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Cedar Rapids Evening Gazette Newspaper Archive: May 10, 1901 - Page 1

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Publication: Cedar Rapids Evening Gazette

Location: Cedar Rapids, Iowa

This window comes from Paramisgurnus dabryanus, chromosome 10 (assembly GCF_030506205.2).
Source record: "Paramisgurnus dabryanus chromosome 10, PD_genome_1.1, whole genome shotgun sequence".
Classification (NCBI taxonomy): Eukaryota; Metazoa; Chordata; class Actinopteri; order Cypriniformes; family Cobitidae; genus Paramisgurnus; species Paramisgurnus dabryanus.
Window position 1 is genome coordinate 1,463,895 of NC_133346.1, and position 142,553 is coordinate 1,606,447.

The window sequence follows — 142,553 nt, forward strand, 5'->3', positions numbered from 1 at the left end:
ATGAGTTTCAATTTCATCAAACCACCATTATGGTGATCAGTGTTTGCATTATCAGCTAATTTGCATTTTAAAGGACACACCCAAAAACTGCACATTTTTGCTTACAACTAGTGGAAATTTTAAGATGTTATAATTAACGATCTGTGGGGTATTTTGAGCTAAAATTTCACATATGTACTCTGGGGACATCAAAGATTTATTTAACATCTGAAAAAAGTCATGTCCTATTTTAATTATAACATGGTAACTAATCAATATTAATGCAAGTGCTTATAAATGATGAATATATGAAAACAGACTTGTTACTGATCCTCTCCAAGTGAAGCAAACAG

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   Cedar Rapids Evening Gazette, The (Newspaper) - May 10, 1901, Cedar Rapids, Iowa                             VOLUME 19--JSTO. 104. CEDAR JOTDAT, MAY 10, iabi FIVE; CENTS. PAPER FORTUNES MELT IN THE SUDDEN PANIC, Crash Following Unreasoning Stock Speculation Spells for Thousands Who Rashly Risked all on the Inflated Values of Wall Street. Victims of Greed Make Pitiful Scenes About New York Situation Saved by Prompt and Generous. Action of the Banks. New York. May a swirling maelstrom of speculation, -so- turbu- lent that few were powerful enough to .struggle against'-It. Wall .street .saw, the frail bark upon which It had launched Its remarkable boom dashed upon the rocks. There had been warning, plenty and timely. Preparation had been made for the crash, which all knew was inevitable. Resources were in readiness, and an hour or more of thrill and worry and woe the ves- sel was hauled off the reef, some- what battered, but to sail .Into calm- er waters. But there were hosts oC victims .in her wake. The full list may --never be known, for in such tragediesxmly the heroes .jell their stories. There were men by -scores -who the -night before were In the full Hush of good fortune, but who went to their couches: last night thankful that they had latt to them on which to rest their-heads. On the other hand, many there were who survived the shock, whose good luck did not desert them, who are richer In this world's' goods than ever before. The greatest bull market boom In the history of the United States was brought to an end by the efforts of powerful Ilnanclal gains to secure the control of the Northern Pacific rnll- road. The fight -for the control of this property came at u time when the market was ripe for a reaction, but instead -of a. reaction, an abso- lute and unrestrained panic devel- oped, in the course1 of which prices declined from twenty to fifty points, with even greater setbacks in several Issues. Individuals the Losers. The big arbitrage houses who were heavily short of the stock were pro- tected by the large Interests trol of the property, and the brunt of the attack therefore fell on indi- vidual spectators, chiefly those who compose the so-called western con- tingent. Men who made fortunes out of the-steel .merger were heavy sul- ferers, and It was thought that John Gates and his followers figured out losses amounting to millions ot dollars. _ With the advance in Northern Pa- cine came record-breaking sales in every other part of the list, la ex- tent' of decline and in volume ot sales all past records were broken in the first two hours of business. In the course of the panic Wall street was Hooded with all kinds of absurd and improbable rumors. It was even reported that the ilrm ot 3 P. Morgan Co. was in trouble, and it was said that A. 'A. House- man was dead at the very time when Mr. Houseman appeared on theiioor of the exchange with to Confusion Was Maddenlnc. On the floor of the exchange the scene was one of extraordinary con- fusion. Some brokers practically threw up their hands and stopped doing business. One refused to -buy a hundred shares of for a cus- tomer who called him to the .en- trance and offered him a certified check for the amount ot the JO-poliu end of it. I've lost and It's-all 1 had." The voices were hoarse and one very shrill. The women's faces were hard also, and one was Hushed a deep red, while the other was ghastly pale. "If you could only be quiet, ladles. .mplored a manager, "you might hoar the ciuotations much better." Lot they could not. "Why. everybody'.-; lost." exclaimed one woman to an inquirer. "I guess nobody's made, except the bucket- shops." lief '.'at once or the result ca.nnot be predicted, but is certain, of only .one Mr.' Edey said. "We are' unable, to secure loans on the board at the present al- though the bidding has' been as high. as 75 and SO per cent. during the last few minutes." Mr. Tappen listened attentively to Mr. Edey, .with a full 'understanding of the urgency ot the call for as- sistance.' "All right, Mr. Tappen said when his visitor had concluded his statement of the- situ- ation, "There shall be 'relief, -and at Mr. Edey left, while Mr.- Tappen went to. a telephone and rang up one bank after anotfier until' the sub- scription of was completed. THE IN LONDON. In ExolUue Soenen FouoV Crash American Stocks. London. May sluggish blood of British speculators was stirred "to an unusual degree yesterday. The oldest trader on the exchange can- not recall any excitement comparing with the crush- In- Americans., For- tunes were swallowed up "In a mo- ment. Ordinarily stolid speculators, accustomed to talcing losses and gains with the composure of the true gambler, became so many maniacs yesterday. Snorters Court.the narrow inclosure where outside dealings are c'ari'led.on, Wabaah- Baltimore, 'and Ohio Atchlson, Brooklyn. Transit rose from' to 4V> points.. T.welve thou- sand shares ot Union..'Pa'clfic. sold at 93 to' 93S compared', with-. 90. last night.. United States'. Steer sold at 45 to 42 compared with .40% laSt night. There were'some tips ajtalin .after, .the opening and Illinois Central- ran do.wn 2'A points..'. In spite' of the better, tone, how- ever the .market, was very feverish and'the price changes after the first wlde: and -erratic..Tnene is much- doubt .'In.1 the. street as to whether the deblslon '.ot holders of Northern. Pacific to'.tie. :'easy with shorts ..meant, more- than. tempor- ary truce conflicting In- terests. Many sold at their Wgh recordrflgures-.recentl.v on the belief that they, would enjoy much, benefit from one'or the Other vast consolidation schemes which the different railroad .managers are work- ing- and some hesitation .to buy is' caused by fear that hostilities de- veloped dying the. Northern Pacific contest might delay indefinitely or prevent altogether the plans 'for ex- tensive combinations of .railroad capi- tal closely centralized man- agement. At about 10 o'clock the..-, cheering news' was given but' that- the stock exchange had ofliclally announced the successful .passing of all clearing sheets and the honoring of all checks given 'by' exchange members yester- Missing had a customer short B 000 shares of Atchlson common, at 88. When he received an -order-.to cover at 72 the price was but. .5, but Mr. Missing walked rather delibei ately into the crowd and said tiui- etly: "What's doing in Atchlson com- mob leaped .at him and one broker yelled: "A thousand at 41. "Take" said Mr. Missing. "A thousand at -12. The broker got his shares ill midst of the excitement a handsome, gray-haired man rushed up the steps that 'lead to the exchange iioor. At the door he calmly asked the price of Manhattan. "It's dropped over 30 calm- ly replied a uniformed employe, who had been watching a ticker the dcor. There was no note of sym- pathy In his voice. Strlokeu Victims. "Oh my God! 'I'm half screamed the gray-haired man. who a moment btfore.had been himself cool. He tumbled over in a heap on the steps and several men rushed W. paying him no heed, for they had affairs of their own too important to waste time on a human wreck. I he ruined victim of speculation was- helped to his feet by .two messenger boys, for messenger boys, even .n time of panic, have leisure, and ,ne went away. He was but one of "Oh, I -don't know how I'll ever explain The speaker caught herself, gave one quick glance around and then rushed away without telling who was to hear that explanation. Shu was young. It might be her grandfather. ensau Into their broker's office, loked at the tickers, read the story of their own .ruin, then laugh- ingly sauntered out again, with no look of worry on their well-schooled ftlIteSwas a wonderful, study' of char- acter there around the entrance to the exchange and in all the brokers offices The victims accepted the news in a -thousand different ways. "ome did not even seem to care. of the women who have been Jfeny o e SSkfns thousands In the last three 'weeks and who never once thought that a break could come laughed when they learned they had lost their alBut to others It was a tragedy, the grimmest tragedy they had ever Loss of fortune is more or- rible than death to the men and wo- men who risk their money on the s lock exchange, and even those who 'toughed did' It to hide the torture brousrtu by the falling prices. Room tradei-K uptown had- the usual assem- bly of feminine patrons. It was- not so much a panicky as a hysterica SAVED BY THE BANKS. Relict Camo to 'Money Market ftt Critical Moment. New York, May brokers on the stock exchange were at their vits' end and almost frantic after fruitless efforts to obtain money In the loan crowd, and after several of the banks, had called their re- let from the stringency of the money market came through the concerted action on the part of fifteen banks, whereby was quickly loaned to brokers at Interest ranging from 50 to GO ner cent. This proved a safety-valve on a financial boiler that was then under every pound of steam that it could stand to the -square inch. No better way can be conservatively used to express the situation at noon. On the one hand' the brokers were con- fronted with calls for loans they had made at several banks, on the other hand a market that threatened them with financial disaster, and a total Inability to secure new loans even at the unprecedented offer ot 75 and SO per cent for the accommodation. Frederick' Edey of H. B. Holllns Co. hurried into the loan crowd on the stock exchange iioor and made a fruitless bid for money. There came no response to his 'repeated offers save the uproar pf voices in the Northern Pacific corner, where brokers were almost beside themselves with excitement. It was then that Mr. Edey hurried from the "floor" down the narrow stairway and into the street and to the office of J. P. Morgan where he lost no time in seeing1 one of the partners. Mr.- Bacon. "Mr. Bacon, it Is absolutely neces- sary that some of the banking inr stitutlons come to the relief of the money market" at said. Mr. Edey. between his casps for breath. "Unless loans are made at once ,tho will become- critical and there is rio telling what the end will be." "Go and see Mr. Mr. Bacon replied, referring to James T. Woodward, president of the Hanover National bank and a member of the clearing house committee. "All replied Mr. Edey, "I will, but I do want to know the.'corridor of a building that one of the large .uptown -hotels "They've got every cent mine m there" and' she pointed to the door of a well known trading room. "You've got a'.husband to support her companion. 'But .when I'm out I'm out, and .thats the was a veritable bedlam. Immediately day. This announcement effectually following the close of the stock ex- disposed of the rumors current yes- chanre there was a mad rush for j terday that certain houses would be Snorters Court. Men of millions and unable to meet their obligations on the seedy shilling speculators joined- yesterday's contracts. reet -Tradin became so in the rush until Throgmorton street became impassable. The rain was pouring down in torrents, but the speculators paid no heed to it. The cry went up that there had been a terrific slump in Union Pa- cific, which had been battered down, twenty points at one blow. Parties formed themselves into fly- Ing wedges in endeavors to force their way. into the center of Shorters Court, at- which spot the principal dealing was done. All sorts of con- ditions and-prices were shouted at the top of the operators' voices. Down, down 'went Americans, The leading houses sent urgent orders to buy or sell, but found It.almost im- possible to have their orders execut- ed Rails of-every description were quoted at rock-botton prices, and steel and other securities fell in sympathy. Then, without rhyme or reason, a reaction set in. Up and down went Americans. After about half an hom- of this.' panicky speculation a more reasonable feeling prevailed and stotks rose tbxwithin a. few points, of their price when the. stock exchange closed. But long after the usual hours hun- dreds of stock brokers, most of them drenched to the skin, traded-in. the hope of getting clear before this morning's opening. J Plerpont Morgan, Jr., said yes- terday afternoon: "So far as I know there" was no reason for this after- noon's panic, -except utter lack oT in- formation regarding the conditions of the 'railroad market 'in America. I do not apprehend any serious re.' suits." MUCH TODAY. The Market Jias Calmed and Prices .Trading became so feverish that it was very hard to follow the price changes, but there was a notable absence of the rush to sell which was the distinguishing char- acteristic yesterday morning. Fif- teen .minutes later the market was much quieter, with 'prices holding steady. Flurry Over In London. London. May panic in Wall street has disor- ganized the American section here. The market opened this morning with wild Americans, led by St. .Paul, showed .-advances of 1 to -0 points. After first .lurry prices. receded slightly, the tone be- coming quiet. There was a more reassured feeling evident as the more on .and no scenes1- of excite- ment. A S-PJECD.LA.TING MINISTER. Church Now'Out SlOO.OOO aa Itosnl of His Operations. Chicago, Harris for several years until Recently, -pas- to l "recently, -p of the Congregational, church .Milburn, 111., has been suspended bj the ministry for six m'onths .-pending an Investigation of charges made b> his former parishioners, who declare they .are out a- hundred 'thousam dollars, which they intrusted to tin minister for speculations1 that ari said to have turned' out unforlu much you contribute toward a the present strin- fund relieving gency. "Two million dollars." Mr. Bacon replied. That was all .Mr. Edey. de- sired. and, hurrying to the Hanover 'National 'bank, .he soon had. Presi- dent Woodward's word for a 000 contribution." Then Mr. Edey went to the Gallatin' National 'bank, 'where he. -quickly sought the aid of Frederick.- D. Tappen, chairman ot the clearing .house, .committee... and .president ot 'the ...Gallatln'. -National 'bank. "Mr. Tappen, the brokers, on the exc'hange must have financial re- Almost formal. New York, May feeling in Wall street this morning, is much calmer, and more confident, as a re- sult'of the' terms of settlement of-; fered the shorts on Northern Pacific, r. and the measures taken .by the banks Ha.1Tis was at one time a lawye in Chicago, and a member of th board of- trade. Harris" -friends .sa no blame attached to. him, ,that th funds were put- intd'-his liands rtha RETURN TO CHINA he might do the best, he 'could to In- crease '.them, and that the going wrong ol various enterprises in wMch the money was sunk was no fault of KISG'S-PUB8JE IS FILLED. to insure against a dearth of loan- able funds. Recoveries in >prices.; shown in the .London market lor. Americans also reflected returning confidence and the passing of de- moralization. "The opening here was nevertheless watched with- anxietj- for the indication after-results of. yesterday's damaging shock. Opening prices surged upward all around, the only exception being Southern- railway, which ran off .Northern Pacific sold at; 150 for three hundred shares, compared with last night, effecting the agreement with the .shorts." St. sold, at- compared with .last nichf Delaware" and-" Hudson rose IVP CT TnVianrn 9iA, Burlington. .S, American .Tobacco S, Northwestern- 7, Missouri and1 Amalgamated. stocks as Rock Island, Southei way ..United, "SteelVpref Chesapeake'-and Ohio" Louisville.- Pennsylvania, St -Louis. Southwestern preferred TUe British Parliament Generous to Now Monarch. 'London, May .civil list pro- posals were considered-and accepted yesterday by the house of-comm'bns after an .agreement had. been reached, between the, two front bsnches in se- lect -committee; Adverse criticism was' consequently restricted to the- Irish' nationalists, who had declined- representation' on that to.'the radicals, who were'-disposed .expres- sion of -dissent la the .-minority The- businesa-'-'liaS teen -30 .well- managed -'by.: the. "court- that opposition: .new: 'settlement ;ot the crown Department Officials Billeve -His- Mission Really at an Washington News. -May H. longer, minister. to China1 called at he state department yesterday, .-n, earch of news about his official fu-.> ure but -was unable to obtain any i-om Acting Secretary Hilfc. The ,ab- enc-e of the president and the secre- a.ry of state 1'rom the national cap- tal will prevent Mr. Conger from scertalnlng just where-he stands in elation-to his. job In for.-ar- eas t a month'. He busied himself ooking .over dispatches received from lockhlll1 and Secretary .Squires of the merlcan legation since he salli'd' rom Ch'ina, and explained thac lie vas trying to inform himself about I'hat had happened-so that he might of current affairs at the Chinese capital until he gets ready return, Mr, Conger is quite positive that, he vill start for Pekln in July, .notwith- tandlng- the Iowa republican- conven- ion does not assemble until August, of. course, the president amends the orders under which.he is aklng his present vacation. Nobody n Washington doubts that the presi- dent will make the amendment just soon as -he returns to Washing- on. He will not permit Mr. Conger .0 start back for Pekin, at least un- 11-after the Iowa convention has ad- ourned-, .and .will, be rejoiced if the republican delegates nominate the, Minister for governor. The wise ones, ibout the department'say thru -Mr. longer will to Peklm Mr. Conger declines positively -to discuss either his prospects- ot run- ning' i'or governor of Iowa .or any matters relating to China. "I have said all I ewe to about the political situation in lie said. have defined my position, clearly and my. friends know what It "That l.'i, you will accept the nomi- latl'on it! it Is tendered, but you will lot be a was suggested the minister. "That; is exactly my position." re-, plied Mi'. Conger. i Must. Pav tlj'e Cable Tolls- j Ferdinand W. Peck, lately, commis- sioner general of the Paris exposition, will have to foot a bill of for' cable tolls which was Incurred through Mr. Peck .sending a messag-J of congratulation 'to President Mc- Kin'.ey from Paris last November, .'t, appears from the evidence on record n the "office of the comptroller of .the on Nov. Commission- er Peck and his start' indulged in a banquet and that during the course of the function it was suggested that a message be sent to Mr, MoKinley congratulating himself upon his re- flection. Mr. Peck embodied his fe- Icitatibns in the following words: "President, Washington: Our entire itaff at .Thanksgiving meeting greet the president, their honored chief, to- day. They fuel that they have rea- son for thanks that he is again to preside over the destinies of the na- tion. PECK." Commissioner Peck' had the mes- sage charged, against the miscellan- 3ous account of the commission.which ii-as equivalent to having the govern- ment pay the bill, Fred Erackett, secretary and disbursing ruled that .the message constituted a per- !0iiai obligation for which Commis- sioner Peck was responsible. Mr. Peck, in 'his capacity of commission- er general, promptly overruled Brack- ett, but that official declined to per- mit the matter to rest and submit- ted the bill to Comptroller Trace-well for decision. Mr. Tracewell today handed down a decision in which he ivtirruled Mr. Peck in this summary manner: "The law 'does not provide for the payment of such messages, and that is all there is to Mr. be" called upon to reim- burse the exposition fund balance to the extent of S10.3C. Tho Maryland Census Scandal. The census scandal in Maryland caused by the efforts of bosses in certain counties to" pad the returns to secure additional, representation in the state legislature has been sifted to the extent causing the director of, the census to eliminate names' from the original lists a prepared.- The population of .Maryland now. stand officially at Superintendent Men-lam condemns the work of the padders by. saying "the greatest laxity was shown in severa districts in not" counting people in their districts, -and .the re-enumera- tion showed a.iarge number of peo- ple not enumerated at the propei time and place." Five census em- ployes have been indicted for thL part they took in the fraud, and i was. believed that "others were to be indicted until Senator McComas came to Washington and intervened witi the president to- have the crusad; against his followers stopped. Too Good a Thluc to Lose. 1 The efforts of the National Civi Service .Reform association to bring Indian agents into the classified ser. ice .by exploiting scandals in whiel the agents have been involved am proving that a majority of their num ber are incompetent are not to be successful. The agents are a present appointed by the presideii and -confirmed by the senate. Th, positions 'are confined to the Indian territory, Oklahoma and wester) states and territories and are re garded" as the choicest bits of ail thi patronage at their'disposal. The ap pointment of an Indian agent carrie with it. a great dear of additlona patronage which is rich in possibili- ties, and results. The agent has com- plete control of traders, whose busi- ness, is profitable. He also has many appointments, as a rule, and these are dictated by the senators who stand sponsor for his own appoint- ment. It is not believed that the senate will consent to placing tin; agents, in' the classified service Cor any will resist all at- s a Reason For our underselling all competitors in Cedar; Rap- ids. WE Having a buyer in the market always on the lookout for our buying more merchandise thanVa'll other clothing houses in the city combined; buying everything for CASH, enables us own our goods at prices -far below what others do who buy only in small quan- tities. We can therefore sell goods at lower prices than others. The only way you can meet our prices elsewhere is jby taking an inferior quality of merchandise. Sale of 500 pairs Men's Odd Trousers, 500 pairs Men's All Wool'f rou- A A sers, quality, at.............. V-v ,700 pairs Men's -Fttfe Cassimeres and Striped Worsteds, in good, dependable makes Q C quality, at...- V A .OtJ 600 pairs Men's Fancy Worsteds or good All Wool Cheviots, all sizes up to 50; you can not match these at less than else- where; our price.................. TIGOLDENTAGLE 'WILLNER BROS 4OI Second A.venuo. LAWN HOSE! ELECTRIC HOSE and other brands of Al quality. E. FAWCETT, 215-217 South Second Street. THE QUEEN OF FLOURS IS MADE IN CEDAR RAPIDS. FOR SALE BY ALL GROCERS AT PER SACK. ANCHOR MILL CO. S. B. Beatty, UNDERTAKER. And licensed embnlmer. Air modern equipments desired We also PICTURES, FRAMES and MOULpINGS. A dolUr'i worth delivered for every dollar thit office. Open day.nd n.ght. Of fie. pb.iie. Old N.w 186.11OMagonfc Temple. tVatcli.Trust Abandoned. .May A director, "th'e.vjAmerlcan Wannam. Watch he .the -ctvil-Oist was -not serious.aUh'ough- therj'enipire h'ad been subjected, to the. payment tempts .to do so. "company -says': The. officers of .Watch, company- have the promoters of ;the 'proposed- VaJ'ch' ,'that pany become a party to. any of watih- -Companies. Krebs Bros. Co. _ WHITE BRONZE i 'Statuary. AND GRANITE Nt! MONUMENTS Statuary, fences aru! asr tor- lice. 110 Masonic Temple. in .'a-.-lump isurri'' privy '.purse r4Jvil. in have declin trust .movement., so the